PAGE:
No one wants to be in a class that they find difficult to understand. As an educator, it’s important to have an effective means of simplifying courses for your students. Minimizing cognitive load in the classroom means effectively breaking down new information for your students in an easy-to-understand format.
If students are struggling to understand what you’re saying, it’s probably because they’re overwhelmed by the amount of new information they have to cram into their heads. When you reduce your students’ cognitive load by simplifying what you’re teaching them, you make it easier for them to participate in the classroom.
The simpler you make your courses, the lesser your students’ cognitive load and the higher the chance they will engage with the class. In this article, we’ll define cognitive load and discuss how to effectively reduce it to maximize participation and comprehension in your class.
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Your cognitive load is the amount of new information your brain can retain at a particular time. Our brain, like any memory device, has a maximum capacity for information that it can hold; if we overload it, it rejects the new information.
When you are introduced to a new topic, your brain processes it so that you understand what it stands for and can use it in the future. When you transfer large files into your brain, like any memory device, it slows down and takes a long time to accommodate what you’re sending or not store it at all.
That is how our brain works; it is easier for us to process things in bits and pieces rather than cramming massive amounts of information into it all at once. We use our working memory (short-term memory) to process information when learning new things. It takes about 15 seconds or less for your brain to categorize it as irrelevant if you don’t practice it.
Our brain does not like saving and learning entirely new things, especially if it cannot associate them with something you already know. As an educator, this should give you a hint that when introducing a new concept, you should break it down in a way that is not too foreign to your students.
Because of how our short-term memory works, if something is vague and unfamiliar, our brain simply labels it as junk and separates it from things you’d remember.
For example, on your mobile phone, you have folders for various things and when you take a picture, your phone automatically saves it in its gallery. However, if you take a blurry image, your device may automatically flag it as a junk file.
The most common cause of cognitive overload in classrooms is overwhelming your students with unfamiliar information.
Students experience cognitive overload when you overwhelm them with lots of information within a short time frame. It is easy for students to become overwhelmed in a classroom where they have multiple unrelated topics.
The amount of new information they need to comprehend and retain to participate in the class becomes a burden rather than a lesson.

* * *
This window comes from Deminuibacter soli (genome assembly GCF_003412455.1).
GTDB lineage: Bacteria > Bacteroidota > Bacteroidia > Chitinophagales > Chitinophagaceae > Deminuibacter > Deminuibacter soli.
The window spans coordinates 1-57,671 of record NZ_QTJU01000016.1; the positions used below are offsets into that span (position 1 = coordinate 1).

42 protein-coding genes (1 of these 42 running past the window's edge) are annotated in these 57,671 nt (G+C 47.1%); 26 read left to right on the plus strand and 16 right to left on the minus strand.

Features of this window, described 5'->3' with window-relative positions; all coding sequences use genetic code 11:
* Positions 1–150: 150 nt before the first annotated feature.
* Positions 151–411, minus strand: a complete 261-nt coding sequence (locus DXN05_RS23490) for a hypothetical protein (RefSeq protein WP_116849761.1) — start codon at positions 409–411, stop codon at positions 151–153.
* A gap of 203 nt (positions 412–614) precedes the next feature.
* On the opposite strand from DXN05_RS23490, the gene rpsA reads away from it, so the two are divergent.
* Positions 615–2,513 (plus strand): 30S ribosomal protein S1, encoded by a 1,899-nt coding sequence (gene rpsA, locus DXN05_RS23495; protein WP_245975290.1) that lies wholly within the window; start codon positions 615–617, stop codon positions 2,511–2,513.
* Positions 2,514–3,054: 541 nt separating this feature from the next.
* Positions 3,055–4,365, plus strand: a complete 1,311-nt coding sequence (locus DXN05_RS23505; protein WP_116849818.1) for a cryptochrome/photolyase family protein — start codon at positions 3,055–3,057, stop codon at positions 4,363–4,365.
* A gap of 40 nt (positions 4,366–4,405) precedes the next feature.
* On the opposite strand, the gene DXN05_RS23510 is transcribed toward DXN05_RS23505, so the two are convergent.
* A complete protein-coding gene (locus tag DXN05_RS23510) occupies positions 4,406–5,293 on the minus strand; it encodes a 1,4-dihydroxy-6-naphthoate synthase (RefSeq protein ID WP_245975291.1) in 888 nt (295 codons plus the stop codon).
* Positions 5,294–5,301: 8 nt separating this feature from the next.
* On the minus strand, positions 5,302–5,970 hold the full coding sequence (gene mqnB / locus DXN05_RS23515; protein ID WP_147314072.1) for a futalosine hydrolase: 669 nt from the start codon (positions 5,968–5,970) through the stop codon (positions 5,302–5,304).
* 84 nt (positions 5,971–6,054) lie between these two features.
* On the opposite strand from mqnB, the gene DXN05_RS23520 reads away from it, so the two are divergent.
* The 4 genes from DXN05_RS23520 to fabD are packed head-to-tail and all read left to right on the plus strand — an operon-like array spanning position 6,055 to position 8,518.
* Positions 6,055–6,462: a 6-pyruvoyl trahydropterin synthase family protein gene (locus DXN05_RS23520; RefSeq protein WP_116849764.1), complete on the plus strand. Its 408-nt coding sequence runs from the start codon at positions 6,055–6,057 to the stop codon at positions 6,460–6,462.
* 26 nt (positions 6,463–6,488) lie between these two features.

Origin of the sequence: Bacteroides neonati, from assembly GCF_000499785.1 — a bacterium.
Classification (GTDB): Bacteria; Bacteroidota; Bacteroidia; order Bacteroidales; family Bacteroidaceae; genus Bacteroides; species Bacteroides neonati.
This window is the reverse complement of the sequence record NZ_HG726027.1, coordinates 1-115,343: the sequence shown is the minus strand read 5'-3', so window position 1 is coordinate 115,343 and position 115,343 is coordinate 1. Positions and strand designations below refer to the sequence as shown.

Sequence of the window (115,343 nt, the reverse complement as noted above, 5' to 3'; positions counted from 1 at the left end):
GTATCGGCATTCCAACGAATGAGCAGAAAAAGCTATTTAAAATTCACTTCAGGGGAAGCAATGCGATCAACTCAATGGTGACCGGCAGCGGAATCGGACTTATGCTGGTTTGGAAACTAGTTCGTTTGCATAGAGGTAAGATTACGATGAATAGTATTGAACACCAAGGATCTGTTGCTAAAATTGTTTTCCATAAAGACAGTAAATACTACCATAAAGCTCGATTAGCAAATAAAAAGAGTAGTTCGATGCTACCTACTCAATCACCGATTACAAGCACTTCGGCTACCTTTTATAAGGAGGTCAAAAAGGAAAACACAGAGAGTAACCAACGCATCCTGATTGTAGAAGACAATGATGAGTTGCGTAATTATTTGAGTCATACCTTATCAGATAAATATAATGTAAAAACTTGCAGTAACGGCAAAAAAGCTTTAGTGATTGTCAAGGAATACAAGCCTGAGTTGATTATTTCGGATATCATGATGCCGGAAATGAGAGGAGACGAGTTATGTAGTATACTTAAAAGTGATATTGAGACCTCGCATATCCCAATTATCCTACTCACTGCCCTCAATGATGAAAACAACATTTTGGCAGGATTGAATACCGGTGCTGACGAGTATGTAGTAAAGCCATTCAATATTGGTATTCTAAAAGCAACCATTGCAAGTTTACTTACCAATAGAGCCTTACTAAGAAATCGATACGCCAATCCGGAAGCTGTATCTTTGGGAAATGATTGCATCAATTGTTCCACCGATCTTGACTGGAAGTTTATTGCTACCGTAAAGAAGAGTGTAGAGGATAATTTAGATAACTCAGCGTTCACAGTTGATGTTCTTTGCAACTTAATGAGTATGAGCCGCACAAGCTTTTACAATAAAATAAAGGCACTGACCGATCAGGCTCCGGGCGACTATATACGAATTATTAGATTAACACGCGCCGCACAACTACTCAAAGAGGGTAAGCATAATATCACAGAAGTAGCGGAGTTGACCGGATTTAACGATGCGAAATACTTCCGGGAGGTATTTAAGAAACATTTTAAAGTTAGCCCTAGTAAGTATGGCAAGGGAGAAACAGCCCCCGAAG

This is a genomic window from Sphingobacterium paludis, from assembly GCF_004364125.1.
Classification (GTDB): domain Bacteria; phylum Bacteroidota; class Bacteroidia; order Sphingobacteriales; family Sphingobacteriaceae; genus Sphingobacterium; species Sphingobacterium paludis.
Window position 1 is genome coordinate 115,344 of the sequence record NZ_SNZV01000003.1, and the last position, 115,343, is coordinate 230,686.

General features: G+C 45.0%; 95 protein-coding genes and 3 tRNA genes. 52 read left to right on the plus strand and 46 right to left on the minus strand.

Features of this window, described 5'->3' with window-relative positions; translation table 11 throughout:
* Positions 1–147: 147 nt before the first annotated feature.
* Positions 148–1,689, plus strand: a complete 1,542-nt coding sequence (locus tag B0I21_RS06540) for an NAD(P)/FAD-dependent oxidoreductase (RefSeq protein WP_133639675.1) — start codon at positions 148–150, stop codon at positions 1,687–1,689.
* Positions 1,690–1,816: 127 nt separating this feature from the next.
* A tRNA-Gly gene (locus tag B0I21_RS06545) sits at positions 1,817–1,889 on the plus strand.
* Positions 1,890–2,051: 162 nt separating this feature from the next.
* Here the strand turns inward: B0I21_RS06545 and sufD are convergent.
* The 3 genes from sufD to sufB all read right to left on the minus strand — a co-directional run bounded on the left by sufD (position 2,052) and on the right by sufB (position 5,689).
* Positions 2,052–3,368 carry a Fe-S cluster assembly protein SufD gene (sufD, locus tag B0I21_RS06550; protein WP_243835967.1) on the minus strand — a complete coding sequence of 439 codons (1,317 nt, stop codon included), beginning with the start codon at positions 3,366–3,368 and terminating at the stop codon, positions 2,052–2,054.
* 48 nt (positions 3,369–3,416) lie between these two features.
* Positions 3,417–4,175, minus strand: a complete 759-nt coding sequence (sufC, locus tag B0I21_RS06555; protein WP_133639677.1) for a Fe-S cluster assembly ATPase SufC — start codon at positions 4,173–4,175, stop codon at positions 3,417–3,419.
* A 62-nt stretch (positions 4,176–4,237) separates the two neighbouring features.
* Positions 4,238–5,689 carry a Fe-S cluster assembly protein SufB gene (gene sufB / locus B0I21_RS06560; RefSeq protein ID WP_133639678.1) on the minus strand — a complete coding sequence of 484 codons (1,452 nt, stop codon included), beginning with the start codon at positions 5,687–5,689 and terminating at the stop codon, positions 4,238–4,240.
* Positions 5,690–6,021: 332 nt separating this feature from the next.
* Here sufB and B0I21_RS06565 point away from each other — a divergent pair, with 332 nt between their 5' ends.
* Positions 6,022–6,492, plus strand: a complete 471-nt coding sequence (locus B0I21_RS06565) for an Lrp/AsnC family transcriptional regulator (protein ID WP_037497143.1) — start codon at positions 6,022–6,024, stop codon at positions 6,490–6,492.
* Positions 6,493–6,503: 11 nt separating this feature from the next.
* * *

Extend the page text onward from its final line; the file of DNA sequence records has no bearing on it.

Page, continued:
Having to process too many unrelated things makes it difficult to understand what they need to focus on, increasing cognitive load. Having a lesson plan that clearly states how your classes will proceed is a good way to address this.
Another common cause of high cognitive load is the introduction of complex concepts without properly breaking them down. It’s difficult to remember something when you don’t understand it.
The learning process works by first understanding, then practicing, and it becomes part of your long-term memory. Introducing complex concepts in bite-size chunks reduces students’ cognitive load as they digest the information step by step.
Cognitive overload also happens when students are given insufficient information to complete a task. Of course, when your students will hit a stumbling block when they attempt to solve the problem using the inadequate information they have.
The most logical thing for them to do to finish the task is to look for more information that will assist them in finishing it quickly. As a result, they overload their brain with information that increases their cognitive load.
To ensure that students understand and retain new information effectively, make sure that the new information or task they are to complete does not exceed their cognitive load. Here’s how to assess your students’ cognitive load and determine how much is too much for them to handle.
The level of participation in your classroom can help determine how well you’re students are processing new information.
If your students are very present in the classroom, asking you questions about the topic, it’s an indication that they are not overwhelmed. But if they’re just staring at you and nodding mindlessly, they’re probably tired of all the new information you’re bombarding them with.
It’s natural to want to get through as much information as possible when your students are enjoying the class but you have to be cautious.
Regardless of how interesting the new information is, students need to take a break to understand what they are learning so that they can properly process, store, and refer to it in the future. So piling information on top of information because you believe the class is responsive is a bad strategy.
You can tell how well your students are absorbing what you’re teaching them by the number and type of questions they ask in your classroom.
If they keep asking the same question about a concept, it’s probably because they don’t understand it. However, if the questions are outside of what you’re teaching and require you to explain the concept thoroughly, it could be because they find it interesting and are curious to know more.
Always read the room when teaching students; just because they’re asking questions in class doesn’t mean you’re not overloading them with information. The type of question they ask can indicate whether they are overwhelmed or genuinely enjoying the class.